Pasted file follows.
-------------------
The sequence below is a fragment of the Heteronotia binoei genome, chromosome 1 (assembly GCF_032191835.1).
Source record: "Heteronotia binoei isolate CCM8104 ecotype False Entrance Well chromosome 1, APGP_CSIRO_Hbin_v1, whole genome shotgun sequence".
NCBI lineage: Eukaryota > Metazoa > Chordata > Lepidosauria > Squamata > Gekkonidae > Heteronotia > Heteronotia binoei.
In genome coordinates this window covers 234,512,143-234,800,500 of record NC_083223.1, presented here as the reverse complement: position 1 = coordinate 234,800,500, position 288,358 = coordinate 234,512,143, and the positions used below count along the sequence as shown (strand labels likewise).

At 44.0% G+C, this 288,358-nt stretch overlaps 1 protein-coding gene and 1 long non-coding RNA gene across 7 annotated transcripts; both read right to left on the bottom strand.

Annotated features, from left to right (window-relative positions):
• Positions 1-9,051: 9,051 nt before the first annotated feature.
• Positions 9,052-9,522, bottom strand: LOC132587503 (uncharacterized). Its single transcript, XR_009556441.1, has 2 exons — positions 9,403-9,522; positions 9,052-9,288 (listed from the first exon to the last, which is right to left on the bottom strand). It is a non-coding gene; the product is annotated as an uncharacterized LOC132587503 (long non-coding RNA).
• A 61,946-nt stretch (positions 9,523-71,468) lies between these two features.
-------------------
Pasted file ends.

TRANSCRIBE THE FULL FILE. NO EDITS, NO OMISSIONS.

The sequence below is a fragment of the Heteronotia binoei genome, chromosome 1 (assembly GCF_032191835.1).
Source record: "Heteronotia binoei isolate CCM8104 ecotype False Entrance Well chromosome 1, APGP_CSIRO_Hbin_v1, whole genome shotgun sequence".
NCBI lineage: Eukaryota > Metazoa > Chordata > Lepidosauria > Squamata > Gekkonidae > Heteronotia > Heteronotia binoei.
In genome coordinates this window covers 234,512,143-234,800,500 of record NC_083223.1, presented here as the reverse complement: position 1 = coordinate 234,800,500, position 288,358 = coordinate 234,512,143, and the positions used below count along the sequence as shown (strand labels likewise).

At 44.0% G+C, this 288,358-nt stretch overlaps 1 protein-coding gene and 1 long non-coding RNA gene across 7 annotated transcripts; both read right to left on the bottom strand.

Annotated features, from left to right (window-relative positions):
• Positions 1-9,051: 9,051 nt before the first annotated feature.
• Positions 9,052-9,522, bottom strand: LOC132587503 (uncharacterized). Its single transcript, XR_009556441.1, has 2 exons — positions 9,403-9,522; positions 9,052-9,288 (listed from the first exon to the last, which is right to left on the bottom strand). It is a non-coding gene; the product is annotated as an uncharacterized LOC132587503 (long non-coding RNA).
• A 61,946-nt stretch (positions 9,523-71,468) lies between these two features.